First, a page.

Kenneth W. BELL

  • "You are so very missed, I think of you often an when I see..."
    - Kendra Franklin
  • "Kenny w bell "KEN KEN" WOW WHERE CAN I START CUZ I remember..."
    - robert franklin
  • "It's been almost a year and I still think of you daily. I..."
    - Tammie Turnbow
  • "Thank you everyone for your concern my dad and I were so..."
    - Kennedy Bell
  • "RIP Kenny. We had some great times together. Love you and..."
    - Tammie turnbow

Kenneth W. Bell was quick off his first step and first dribble when he played basketball at Newport High School. It threw his opponents off, helping him become a member of the 1,000 Point Club and voted first team all region player in 1982.

"Kenny was 5'7" at the most. He had a contagious smile, unlike any I had seen," said Coach Grady Brown about the athlete he helped coach, alongside his brother Coach Ray Brown, from middle school to high school.

"He was left handed and you know it's a right handed world. He made it difficult on people who played against him, especially in basketball. But, he was a good baseball player too,"

Bell played on Newport's baseball team that same year as the starting outfielder. Bell hit over 300. Newport's team won the Regional Tournament and then went on to place fourth in state.

The coaches watched Bell's progression and encouraged him when he pursued playing college basketball. He played at Cincinnati State and competed in the 1985 National Invitation Tournament.

Mr. Bell, formerly of Erlanger and Newport, died March 14 at IU Health Bloomington Hospital from cancer. He was 48.

He was the son of Gloria Bell Quisenberry of Newport.

His friend Russell Bradford said, "We were so much alike, we hung around together all the time; every summer, every day all the way up until he joined the Army. We played at the Sixth Street basketball court. Everyone played there. That's where he developed a left hand jump shot that set him apart from others."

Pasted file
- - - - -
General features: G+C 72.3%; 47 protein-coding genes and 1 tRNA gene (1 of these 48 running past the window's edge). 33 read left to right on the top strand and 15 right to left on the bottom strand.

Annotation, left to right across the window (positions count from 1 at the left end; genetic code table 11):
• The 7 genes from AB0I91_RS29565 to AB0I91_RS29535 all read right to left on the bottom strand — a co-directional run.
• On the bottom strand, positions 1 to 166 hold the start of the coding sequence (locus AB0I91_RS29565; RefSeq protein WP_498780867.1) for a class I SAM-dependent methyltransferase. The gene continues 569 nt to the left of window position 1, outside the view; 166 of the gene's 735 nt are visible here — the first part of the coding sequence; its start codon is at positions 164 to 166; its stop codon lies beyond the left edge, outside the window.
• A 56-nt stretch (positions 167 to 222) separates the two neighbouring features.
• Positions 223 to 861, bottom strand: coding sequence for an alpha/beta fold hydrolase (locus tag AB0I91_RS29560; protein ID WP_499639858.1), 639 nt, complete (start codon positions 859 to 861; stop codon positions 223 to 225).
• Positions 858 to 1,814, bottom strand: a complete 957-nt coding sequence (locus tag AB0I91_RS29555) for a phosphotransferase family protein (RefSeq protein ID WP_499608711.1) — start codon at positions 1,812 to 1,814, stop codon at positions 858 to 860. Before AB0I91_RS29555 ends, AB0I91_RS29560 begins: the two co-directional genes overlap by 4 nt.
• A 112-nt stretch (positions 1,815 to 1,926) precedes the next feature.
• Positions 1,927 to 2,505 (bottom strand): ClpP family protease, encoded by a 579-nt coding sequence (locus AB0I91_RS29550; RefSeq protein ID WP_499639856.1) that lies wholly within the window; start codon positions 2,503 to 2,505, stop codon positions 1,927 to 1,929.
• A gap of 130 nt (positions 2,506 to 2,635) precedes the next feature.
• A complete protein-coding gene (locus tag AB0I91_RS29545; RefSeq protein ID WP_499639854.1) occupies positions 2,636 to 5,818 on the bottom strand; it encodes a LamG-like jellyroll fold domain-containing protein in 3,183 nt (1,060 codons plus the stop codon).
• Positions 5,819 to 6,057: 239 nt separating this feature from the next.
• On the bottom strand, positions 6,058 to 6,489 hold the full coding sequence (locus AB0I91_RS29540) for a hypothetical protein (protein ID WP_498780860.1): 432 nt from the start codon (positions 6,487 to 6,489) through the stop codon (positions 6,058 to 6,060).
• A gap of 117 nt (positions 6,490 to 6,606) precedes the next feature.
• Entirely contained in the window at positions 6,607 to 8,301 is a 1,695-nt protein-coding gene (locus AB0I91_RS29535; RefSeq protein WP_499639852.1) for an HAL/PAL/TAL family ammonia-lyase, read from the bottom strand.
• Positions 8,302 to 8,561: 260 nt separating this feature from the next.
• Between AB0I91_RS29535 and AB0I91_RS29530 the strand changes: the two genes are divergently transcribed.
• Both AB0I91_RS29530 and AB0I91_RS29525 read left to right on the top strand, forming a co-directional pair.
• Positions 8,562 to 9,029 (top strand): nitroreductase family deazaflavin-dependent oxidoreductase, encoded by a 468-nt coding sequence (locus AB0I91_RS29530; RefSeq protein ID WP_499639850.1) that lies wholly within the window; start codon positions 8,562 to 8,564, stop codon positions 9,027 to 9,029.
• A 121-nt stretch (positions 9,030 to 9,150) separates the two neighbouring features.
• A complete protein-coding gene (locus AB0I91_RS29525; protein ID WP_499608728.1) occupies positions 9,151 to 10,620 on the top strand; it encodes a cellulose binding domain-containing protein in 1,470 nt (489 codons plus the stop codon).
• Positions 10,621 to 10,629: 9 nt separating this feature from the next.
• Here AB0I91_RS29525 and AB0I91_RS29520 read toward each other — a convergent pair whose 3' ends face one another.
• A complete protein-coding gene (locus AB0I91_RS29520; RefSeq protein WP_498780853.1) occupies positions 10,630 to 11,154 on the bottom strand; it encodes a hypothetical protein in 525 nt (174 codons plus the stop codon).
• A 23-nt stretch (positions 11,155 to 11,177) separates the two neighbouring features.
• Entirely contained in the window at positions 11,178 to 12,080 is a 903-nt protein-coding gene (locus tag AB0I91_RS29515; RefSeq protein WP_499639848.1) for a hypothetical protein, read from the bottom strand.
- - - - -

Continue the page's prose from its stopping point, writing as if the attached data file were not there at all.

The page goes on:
In October 2011, Facebook seemed an unlikely place for Charmaine Matavuli of Bloomington, Ind. to meet a stranger. Bell's picture popped up listing him as someone she might know. When she saw his smile, she decided to "friend him."

"We knew we were in love before we met (a month later)," Matavuli said.

Last year, while the couple's relationship grew, Mr. Bell was diagnosed with cancer in his leg. He went through a series of treatments and his outlook was bright. Matavuli understood what Bell was dealing with because she is a nurse. Their relationship grew even stronger. The couple married in January of this year.

"The biggest love of his life was his family, especially his youngest daughter Kennedy, she was his pride and joy," Matavuli said. "He was a good father."

Mr. Bell was an order entry specialist for Mazak Corporation, a U.S. Army veteran, a Dallas Cowboys fan, and he enjoyed playing fantasy football.

With his wife, survivors include a son, Kevin Williams; daughters, Kennedy Bell and Emma Matavuli; sisters, Rhonda Quisenberry and Teresa Crawford; brother, Raymond Crawford; and one granddaughter.

Burial is in St. Mary's Cemetery in Fort Mitchell.

Memorials: IU Health Hospice House, 2810 Deborah Dr. Bloomington, IN 47403 or to the .

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Published in the Kentucky Enquirer from Mar. 21 to Mar. 22, 2013
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